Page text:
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Microsoft’s Internet Explorer still has a 56 percent market share for Internet browsers on personal computers, according to statistics by Net Applications. Mozilla’s Firefox has 20 percent while Google’s Chrome has a 17 percent share. Microsoft is required to continue to offer consumers a choice of browsers through 2014.

But the wider competitive landscape has changed greatly since the Commission started its action against Microsoft. Software applications on mobile phones usually bypass browsers entirely. Tech companies are now often less concerned with Internet browsers and more concerned about Google Inc.’s dominance in Internet search technology, Facebook’s dominance in social networking, and Apple’s dominance on mobile devices.

“For technology companies, often the best policeman is technological progress itself,” Sabino said.

Rather than imposing unilateral fines, Almunia has advocated negotiated settlements since he took over as commissioner in 2010. He believes that competition issues are best resolved quickly and that slapping big fines on companies years after the fact does little to help consumers.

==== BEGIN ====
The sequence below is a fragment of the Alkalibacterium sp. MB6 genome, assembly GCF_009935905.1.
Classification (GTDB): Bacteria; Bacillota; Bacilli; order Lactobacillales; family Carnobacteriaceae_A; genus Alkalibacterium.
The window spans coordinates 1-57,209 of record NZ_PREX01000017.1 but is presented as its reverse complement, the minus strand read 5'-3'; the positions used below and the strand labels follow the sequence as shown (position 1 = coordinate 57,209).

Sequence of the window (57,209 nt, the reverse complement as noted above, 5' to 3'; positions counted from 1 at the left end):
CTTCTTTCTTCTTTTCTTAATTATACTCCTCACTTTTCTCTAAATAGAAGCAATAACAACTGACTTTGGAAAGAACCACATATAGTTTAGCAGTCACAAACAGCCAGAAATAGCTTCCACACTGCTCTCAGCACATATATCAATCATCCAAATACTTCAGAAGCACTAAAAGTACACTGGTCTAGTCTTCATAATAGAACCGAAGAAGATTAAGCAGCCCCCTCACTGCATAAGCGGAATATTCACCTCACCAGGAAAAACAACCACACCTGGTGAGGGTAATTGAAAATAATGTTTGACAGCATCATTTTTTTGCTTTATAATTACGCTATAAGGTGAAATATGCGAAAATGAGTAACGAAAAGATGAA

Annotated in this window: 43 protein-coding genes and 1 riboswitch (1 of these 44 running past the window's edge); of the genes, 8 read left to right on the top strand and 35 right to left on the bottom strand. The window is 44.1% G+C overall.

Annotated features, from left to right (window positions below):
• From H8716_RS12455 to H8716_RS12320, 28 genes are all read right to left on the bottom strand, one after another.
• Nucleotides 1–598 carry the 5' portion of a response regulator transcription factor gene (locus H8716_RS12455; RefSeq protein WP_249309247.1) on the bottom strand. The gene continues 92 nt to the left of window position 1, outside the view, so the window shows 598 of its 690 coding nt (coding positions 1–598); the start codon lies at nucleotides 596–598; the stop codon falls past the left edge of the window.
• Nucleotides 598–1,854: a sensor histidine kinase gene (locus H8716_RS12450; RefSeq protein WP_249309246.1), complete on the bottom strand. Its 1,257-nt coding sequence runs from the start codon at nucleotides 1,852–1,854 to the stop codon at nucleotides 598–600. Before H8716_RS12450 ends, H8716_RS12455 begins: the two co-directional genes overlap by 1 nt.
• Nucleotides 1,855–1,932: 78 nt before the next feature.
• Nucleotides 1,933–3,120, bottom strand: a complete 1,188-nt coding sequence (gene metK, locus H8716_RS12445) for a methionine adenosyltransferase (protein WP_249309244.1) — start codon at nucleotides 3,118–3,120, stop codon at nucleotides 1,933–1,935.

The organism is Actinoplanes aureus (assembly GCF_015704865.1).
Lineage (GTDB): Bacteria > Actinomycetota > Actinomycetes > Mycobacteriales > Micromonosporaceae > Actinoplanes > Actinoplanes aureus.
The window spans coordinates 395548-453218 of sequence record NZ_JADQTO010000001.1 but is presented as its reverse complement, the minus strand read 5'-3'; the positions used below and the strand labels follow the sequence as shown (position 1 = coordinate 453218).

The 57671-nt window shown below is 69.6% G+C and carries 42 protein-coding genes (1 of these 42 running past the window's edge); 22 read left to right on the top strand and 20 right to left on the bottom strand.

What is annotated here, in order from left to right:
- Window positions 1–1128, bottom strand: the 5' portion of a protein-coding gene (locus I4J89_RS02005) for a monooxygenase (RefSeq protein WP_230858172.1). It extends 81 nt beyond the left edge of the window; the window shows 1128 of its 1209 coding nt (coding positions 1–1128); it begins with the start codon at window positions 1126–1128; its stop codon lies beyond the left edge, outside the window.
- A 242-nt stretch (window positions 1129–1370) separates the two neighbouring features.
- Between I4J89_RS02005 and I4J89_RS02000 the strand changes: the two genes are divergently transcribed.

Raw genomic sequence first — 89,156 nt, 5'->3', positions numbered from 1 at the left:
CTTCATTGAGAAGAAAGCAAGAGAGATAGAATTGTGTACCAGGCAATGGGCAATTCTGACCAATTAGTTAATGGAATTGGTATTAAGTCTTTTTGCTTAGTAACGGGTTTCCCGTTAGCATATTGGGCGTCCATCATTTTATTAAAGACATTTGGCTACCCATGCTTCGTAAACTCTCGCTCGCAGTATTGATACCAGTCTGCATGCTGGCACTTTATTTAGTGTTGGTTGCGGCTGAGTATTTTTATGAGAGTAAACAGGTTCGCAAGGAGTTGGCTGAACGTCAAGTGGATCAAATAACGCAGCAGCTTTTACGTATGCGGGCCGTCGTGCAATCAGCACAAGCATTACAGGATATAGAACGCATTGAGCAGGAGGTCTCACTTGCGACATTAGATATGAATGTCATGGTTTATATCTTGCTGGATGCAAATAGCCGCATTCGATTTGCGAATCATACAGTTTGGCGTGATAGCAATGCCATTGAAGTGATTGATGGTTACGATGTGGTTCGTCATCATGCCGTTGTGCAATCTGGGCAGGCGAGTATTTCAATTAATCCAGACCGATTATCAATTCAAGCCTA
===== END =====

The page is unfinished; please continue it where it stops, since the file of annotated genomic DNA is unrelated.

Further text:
But he said the whole point of a settlement is undermined when companies then don’t abide by its terms.

“They must do what they committed to do, or face the consequences,” he said.

Almunia conceded that the Commission had been “naive” in appointing Microsoft itself to oversee compliance with the agreement, and said the Commission won’t allow that in the future.